Christeen facts for kids
|Location||Oyster Bay, NY|
|NRHP reference No.||91002060|
Quick facts for kidsSignificant dates
|Added to NRHP||December 4, 1991|
|Designated NHL||December 5, 1992|
She was built in 1883 in Glenwood Landing, New York as a gaff-rigged sloop. She had several homes including Essex, Connecticut, but in 1992 she arrived back in the hamlet of Oyster Bay, New York at the Waterfront Center. Funds were raised and over the next seven years, she was restored and relaunched. She currently serves as a working museum ship, offering educational tours of Oyster Bay and Cold Spring harbor.
The Christeen, recognized as a National Historic Landmark, was built in 1883 for Captain William Smith to harvest oysters in Oyster Bay and Cold Spring Harbor. Throughout her long life the Christeen worked in the waters of Greenport, Southhold, Connecticut, and New Jersey. The sloop was named for Captain Smiths 13-year-old wife.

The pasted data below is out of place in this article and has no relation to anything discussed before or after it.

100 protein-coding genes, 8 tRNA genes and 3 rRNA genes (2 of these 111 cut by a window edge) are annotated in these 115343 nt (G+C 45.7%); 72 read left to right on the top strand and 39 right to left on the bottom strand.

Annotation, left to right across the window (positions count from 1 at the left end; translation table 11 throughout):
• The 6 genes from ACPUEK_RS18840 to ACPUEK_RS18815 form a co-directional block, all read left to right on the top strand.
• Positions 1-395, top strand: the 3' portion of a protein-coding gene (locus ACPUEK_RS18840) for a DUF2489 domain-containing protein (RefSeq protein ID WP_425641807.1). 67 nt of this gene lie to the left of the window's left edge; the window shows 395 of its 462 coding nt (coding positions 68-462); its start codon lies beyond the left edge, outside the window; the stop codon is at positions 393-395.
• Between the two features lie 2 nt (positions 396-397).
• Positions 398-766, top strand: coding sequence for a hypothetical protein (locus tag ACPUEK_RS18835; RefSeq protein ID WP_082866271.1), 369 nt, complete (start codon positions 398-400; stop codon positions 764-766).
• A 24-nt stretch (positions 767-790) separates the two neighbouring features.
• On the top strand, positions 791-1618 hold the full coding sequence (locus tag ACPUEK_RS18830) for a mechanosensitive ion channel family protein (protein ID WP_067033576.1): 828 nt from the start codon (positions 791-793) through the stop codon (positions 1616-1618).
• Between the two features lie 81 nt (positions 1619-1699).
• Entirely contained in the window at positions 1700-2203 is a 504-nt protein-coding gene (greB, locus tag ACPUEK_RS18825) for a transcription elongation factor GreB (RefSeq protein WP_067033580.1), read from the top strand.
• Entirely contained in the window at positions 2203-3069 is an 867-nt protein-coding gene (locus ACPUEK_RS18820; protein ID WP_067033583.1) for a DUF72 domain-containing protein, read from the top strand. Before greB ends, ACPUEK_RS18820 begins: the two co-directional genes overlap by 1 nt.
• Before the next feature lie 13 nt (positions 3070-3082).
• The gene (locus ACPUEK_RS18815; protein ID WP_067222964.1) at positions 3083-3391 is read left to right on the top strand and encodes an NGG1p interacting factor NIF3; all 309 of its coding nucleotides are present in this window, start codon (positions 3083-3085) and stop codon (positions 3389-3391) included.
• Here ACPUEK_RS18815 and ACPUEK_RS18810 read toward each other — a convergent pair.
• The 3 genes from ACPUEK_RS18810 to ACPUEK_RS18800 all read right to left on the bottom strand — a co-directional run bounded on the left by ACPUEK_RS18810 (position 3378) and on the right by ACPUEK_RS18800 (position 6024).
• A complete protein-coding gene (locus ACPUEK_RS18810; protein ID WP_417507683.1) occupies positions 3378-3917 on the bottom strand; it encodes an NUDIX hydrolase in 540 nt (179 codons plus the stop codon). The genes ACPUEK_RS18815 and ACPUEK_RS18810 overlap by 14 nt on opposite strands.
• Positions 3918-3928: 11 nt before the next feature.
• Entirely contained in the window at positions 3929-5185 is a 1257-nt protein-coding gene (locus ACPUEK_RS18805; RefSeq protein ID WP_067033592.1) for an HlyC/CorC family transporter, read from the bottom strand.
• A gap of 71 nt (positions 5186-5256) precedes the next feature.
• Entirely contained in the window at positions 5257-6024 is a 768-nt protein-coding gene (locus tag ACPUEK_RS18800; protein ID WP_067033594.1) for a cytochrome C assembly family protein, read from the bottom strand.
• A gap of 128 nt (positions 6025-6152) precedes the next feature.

In 1914 an engine was installed and the Christeen was used as a cargo vessel transporting potatoes between Long Island and New London, and furniture and other goods between New York City and the eastern end of Long Island.
From 1958 to 1976 she was a pleasure yacht and finally in 1989 was abandoned and nearly sunk in New London, Connecticut. After being saved by Tradewinds Education Network in Connecticut, the Christeen was donated to the Oyster Bay non-profit organization Friends of the Bay and in 1991 she finally returned home. After surviving 16 major hurricanes, numerous nor'easters, and severe neglect, the Christeen was restored and set sail to work on Oyster Bay Harbor again, this time fulfilling her new mission: to serve as a floating classroom to educate students of all ages about the operation of historic vessels and protection of the marine environment of Oyster Bay and Long Island Sound.
Christeen Facts for Kids. Kiddle Encyclopedia.